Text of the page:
One of the worst phrases I’ve ever heard. It’s a phrase that my parents didn’t want to say when they called me to tell me my dad was diagnosed with colon cancer while I was attending Concordia, Seward, and when my husband repeated the doctor’s diagnosis of his colonoscopy to me, I didn’t want to hear it. The “C word” is a phrase that happens in the cancer community a lot, as well as prefixing with profanity to express how disdainful this chronic illness is to those diagnosed and their families.
When people we know are diagnosed with an illness that could kill them, we are hit with many mixed emotions. We seek understanding in our faith. We look to science. We seek control and ways to “help”. We want to make it okay, for the diagnosed as well as ourselves. We grasp at quick and easy things to say or do that will relieve the mental, emotional and physical pain of survivors of critical illness and their families. Often these things are helpful and kind, but unfortunately, equally as often, these things can be counter productive at best and contrary to doctrine at worst. So, how do we as youth leaders respond when a student in our group is directly affected by a cancer or other illness? Our goal is always to bring students into closer relationships with Christ their Savior, so how can the Holy Spirit work through us in pursuit of that for these students?
Quick and trite comments such as “everything happens for a reason” are not helpful or Biblical. If you have used a comment along these lines, don’t beat yourself up. The family has heard it
before, and they’ll hear it again. Simply move forward in learning more about our theology and how God’s truth can be a comfort without “sound bites” like these. Consider reminding them that
they are deeply loved by God and that they can hold tight to His promises, even when it doesn’t feel like it. Spend time with them in Scripture when they have questions.
Chronic illnesses are a long game, which is challenging for our own sense of mortality. Cancer families need you more than just the six months of chemo. Cancer is never really gone. There is the constant threat of the disease recurring and no matter how mild the cold or how obvious the injury, the stress and anxiety associated with any medical issues following a cancer diagnosis is extreme.
Serving immediate needs for cancer is awesome. Meal trains, prayers, fundraisers can all be truly helpful… if the family needs or desires them. What if mom’s mental health therapy is cooking for her family? Is months of meals provided the most helpful thing we can do? Consider if public prayers are potentially making the family fodder for gossip mongers, rather than creating welcome to your student? I’m asking you to allow the family to lead in their own lives. Sometimes they may need someone to offer rides to sports activities or initiate a set up of a Go Fund Me page, but please be respectful and sensitive to what they actually need and not just what you feel you can do to help. As a leader, you can be an advocate for these families in your congregations. Communicate to the level that they are comfortable. Try to pick up on unspoken messages the family may be sending. “We’re good, thanks so much.” Is this true, or an automatic response. It’s possible the youth or family are avoiding further conversation at this moment, since families dealing with cancer don’t only want to talk about cancer.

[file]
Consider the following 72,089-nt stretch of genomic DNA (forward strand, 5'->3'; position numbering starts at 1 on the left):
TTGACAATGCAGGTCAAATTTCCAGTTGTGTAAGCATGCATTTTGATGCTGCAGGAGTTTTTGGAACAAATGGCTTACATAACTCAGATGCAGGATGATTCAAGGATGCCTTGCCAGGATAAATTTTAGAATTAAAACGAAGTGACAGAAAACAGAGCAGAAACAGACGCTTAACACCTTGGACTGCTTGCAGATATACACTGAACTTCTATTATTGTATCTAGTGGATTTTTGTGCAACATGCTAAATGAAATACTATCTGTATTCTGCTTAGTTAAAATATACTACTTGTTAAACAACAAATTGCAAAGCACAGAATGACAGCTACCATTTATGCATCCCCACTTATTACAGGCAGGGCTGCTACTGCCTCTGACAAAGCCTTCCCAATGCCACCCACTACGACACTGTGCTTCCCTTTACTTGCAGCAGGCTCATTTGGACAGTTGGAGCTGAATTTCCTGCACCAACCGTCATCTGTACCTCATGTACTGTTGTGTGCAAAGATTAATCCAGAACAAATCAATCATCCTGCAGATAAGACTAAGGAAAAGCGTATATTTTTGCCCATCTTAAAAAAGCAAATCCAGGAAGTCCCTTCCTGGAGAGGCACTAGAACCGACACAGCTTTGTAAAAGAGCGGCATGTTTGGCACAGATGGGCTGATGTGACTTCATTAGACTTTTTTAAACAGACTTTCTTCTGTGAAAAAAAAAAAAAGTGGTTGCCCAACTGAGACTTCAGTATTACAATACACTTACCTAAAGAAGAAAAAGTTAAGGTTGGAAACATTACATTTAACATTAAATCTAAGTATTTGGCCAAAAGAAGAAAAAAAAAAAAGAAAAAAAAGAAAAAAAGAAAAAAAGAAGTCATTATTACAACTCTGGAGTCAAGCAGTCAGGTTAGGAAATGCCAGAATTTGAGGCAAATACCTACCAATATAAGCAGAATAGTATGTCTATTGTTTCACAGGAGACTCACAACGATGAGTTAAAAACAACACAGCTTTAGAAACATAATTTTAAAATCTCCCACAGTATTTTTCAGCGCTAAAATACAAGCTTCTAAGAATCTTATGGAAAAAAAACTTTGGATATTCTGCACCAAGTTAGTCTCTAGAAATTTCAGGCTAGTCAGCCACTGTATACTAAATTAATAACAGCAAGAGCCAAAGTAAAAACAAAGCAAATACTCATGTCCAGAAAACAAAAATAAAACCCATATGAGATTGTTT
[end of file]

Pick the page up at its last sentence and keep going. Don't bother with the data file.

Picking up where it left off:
If nothing else, do some research. Connect with advocacy groups related to your students family’s situation. Pass on the information in a nonchalant manner. You can offer to make the introduction if they’d like, keeping in mind they are already underwater with information and tasks to complete. They may not be ready for what you are offering.
Be conscientious when presenting lessons, saying prayers, and planning activities. Allow for mental, emotional and physical options for students who may need them. Perhaps an open gym time is a better option for students who want to participate in activities to burn off energy in stressful times. If you have a prayer request time, allow students to say or not say whatever they need. Touch base prior to meeting times to see if they do want prayer, and maybe don’t want to say so in front of all their peers.
Stick with them. Check in after the novelty of the diagnosis has worn off, after the meal train has concluded, after their family has “healed from surgery”, or their “last chemo” infusion. This family
is going to have 3, 6, and 12 month check ups. They’re going to have 3 year check ups and 5 year scans. If it’s God’s will, they’ll be declared “in remission’ or “NED” (No Evidence of Disease) . But that doesn’t take away their experience or the anxiety that at any moment their lives could once again be at stake from an invisible betrayal by their own body.
Most of all, infuse every interaction with the love of Christ. Don’t forget cancer can cause doubt in even the most faithful Christian. Reassure that God wants only good for His people and that God is with us regardless of how we feel about Him. We can be confident in our salvation through Jesus, but also struggle to understand. God can handle us, our love and hope as well as our doubts, fears and other negative thoughts and emotions.
Finally, be patient with yourself, cancer diagnosis are challenging to navigate for everyone, including well meaning youth leaders. God is merciful and good and no matter how bad we may mess up, He is big enough to fix any mistake we can make and can work through us to show God’s love to youth and their family in those important times.